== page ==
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Beretta 1301 Competition

Beretta 1301 Competition

Beretta’s semiautos never seem to die; they just get better! I know plenty of friends with old 301 and 303s that are still beating strongly.

The new generation of semi-automatics have to deal with a lot of new loads, including steel, light and heavy loads alike and so Beretta’s Blink system gas operation is a welcome addition. This Practically styled and appointed 1301 is designed for Competition use primarily but has some real practical uses for vermin controllers too. Its short, light and high-capacity FAC 9 plus one capacity 12g magazine is very handy. You also have a high rib and synthetic stock with extended bolt handle and bolt release/mag stop for speedy operation. At £1165 you have yourself all the shotgun you need, except a set of chokes, as only ½ is furnished.


I do like semis, and pumps too, for that matter, and the shorter length and light weight of this 1301 is really handy for my purposes of vermin control. First up, is the stock that stands out for a couple of reasons. One, it’s bloody short! At 13.25-inches, it is designed for use around barricades and Practical Shotgun ranges for manoeuvrability. It’s handy too from a 4x4, or whilst nestled in a barn amongst the bales but Beretta’s recoil pad system allows easy length of pull options. I trialled the 1301 as it came but soon put the extension pieces between stock and recoil pad, which gave me 14.75-inches, much better.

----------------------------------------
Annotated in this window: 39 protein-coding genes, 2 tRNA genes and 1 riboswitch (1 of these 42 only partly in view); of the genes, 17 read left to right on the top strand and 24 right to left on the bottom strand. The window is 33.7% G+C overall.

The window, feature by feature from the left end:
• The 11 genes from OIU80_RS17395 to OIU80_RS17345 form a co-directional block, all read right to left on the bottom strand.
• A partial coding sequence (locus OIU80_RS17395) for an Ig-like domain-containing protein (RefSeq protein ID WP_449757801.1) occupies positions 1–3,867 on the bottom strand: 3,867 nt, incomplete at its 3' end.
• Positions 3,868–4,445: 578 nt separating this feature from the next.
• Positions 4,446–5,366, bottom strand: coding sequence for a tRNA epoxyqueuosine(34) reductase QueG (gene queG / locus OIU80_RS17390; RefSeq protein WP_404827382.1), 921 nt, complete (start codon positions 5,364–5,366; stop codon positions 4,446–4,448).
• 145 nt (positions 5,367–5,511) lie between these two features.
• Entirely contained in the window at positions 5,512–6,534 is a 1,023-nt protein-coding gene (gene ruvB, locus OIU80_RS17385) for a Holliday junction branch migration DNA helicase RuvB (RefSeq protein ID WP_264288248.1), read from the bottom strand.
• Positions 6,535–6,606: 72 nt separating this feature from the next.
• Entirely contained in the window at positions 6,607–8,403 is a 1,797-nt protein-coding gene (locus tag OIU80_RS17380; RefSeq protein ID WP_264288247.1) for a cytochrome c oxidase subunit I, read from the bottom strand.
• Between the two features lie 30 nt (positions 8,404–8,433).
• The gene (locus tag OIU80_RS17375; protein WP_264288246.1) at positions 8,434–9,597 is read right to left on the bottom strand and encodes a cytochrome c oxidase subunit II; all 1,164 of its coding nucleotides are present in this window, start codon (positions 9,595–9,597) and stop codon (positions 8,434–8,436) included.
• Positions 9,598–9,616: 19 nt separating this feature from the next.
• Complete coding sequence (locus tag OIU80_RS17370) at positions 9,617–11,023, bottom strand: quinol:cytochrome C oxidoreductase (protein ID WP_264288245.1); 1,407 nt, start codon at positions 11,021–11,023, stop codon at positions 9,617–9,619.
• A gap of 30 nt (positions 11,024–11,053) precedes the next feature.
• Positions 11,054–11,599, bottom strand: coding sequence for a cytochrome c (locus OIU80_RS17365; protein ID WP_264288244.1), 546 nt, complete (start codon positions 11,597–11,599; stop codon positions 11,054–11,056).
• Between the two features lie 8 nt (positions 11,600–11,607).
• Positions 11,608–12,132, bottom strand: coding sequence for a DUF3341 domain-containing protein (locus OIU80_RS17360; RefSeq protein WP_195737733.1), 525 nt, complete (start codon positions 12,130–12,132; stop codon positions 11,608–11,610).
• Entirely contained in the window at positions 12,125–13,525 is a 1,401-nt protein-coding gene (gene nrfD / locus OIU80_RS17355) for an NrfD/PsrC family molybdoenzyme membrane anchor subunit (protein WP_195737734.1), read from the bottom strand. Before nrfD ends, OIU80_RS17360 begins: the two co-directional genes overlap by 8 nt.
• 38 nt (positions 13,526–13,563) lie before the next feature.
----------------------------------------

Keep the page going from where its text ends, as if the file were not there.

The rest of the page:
The other thing you notice is the really unusual ‘chequering’, which is quite frankly sharp but in a good way. It wraps around the pistol grip at the front and really does grip the hand and or glove in all weathers. The forend too has longer versions of the same and so the 1301 can be very securely handled in any position and controlled under recoil with stiff loads and in rapid succession. Overall, the stock is a tough polymer moulded design and is light and quite hollow in the butt section and has a moulded in black semi/crinkle finish.

The comb is low and slopes rearward, allowing the eye to settle naturally and fast along the rib. For me, the cast was set perfect, but Beretta have the adjustable system, where inserts are placed between the stock and the action to angle and alter the cast to suit your stature.

The forend is long at 13-inches and has a distinct lower bulged section to cup the palm, with that sharp chequering in three long panels. Above this, is a long finger groove and at the tip are four vents to allow gases to escape.


Beretta use high tensile strength steel for their barrels and they are tough, inside and out, with their own proprietary alloy context. The length of the barrel, at 24-inches, instantly catches the eye and it actually does not look too short and suits the Competition stance with its extended mag. You have a smooth satin black finish and it’s marked for 3-inch shells and proudly stamped ‘Made in Italy’.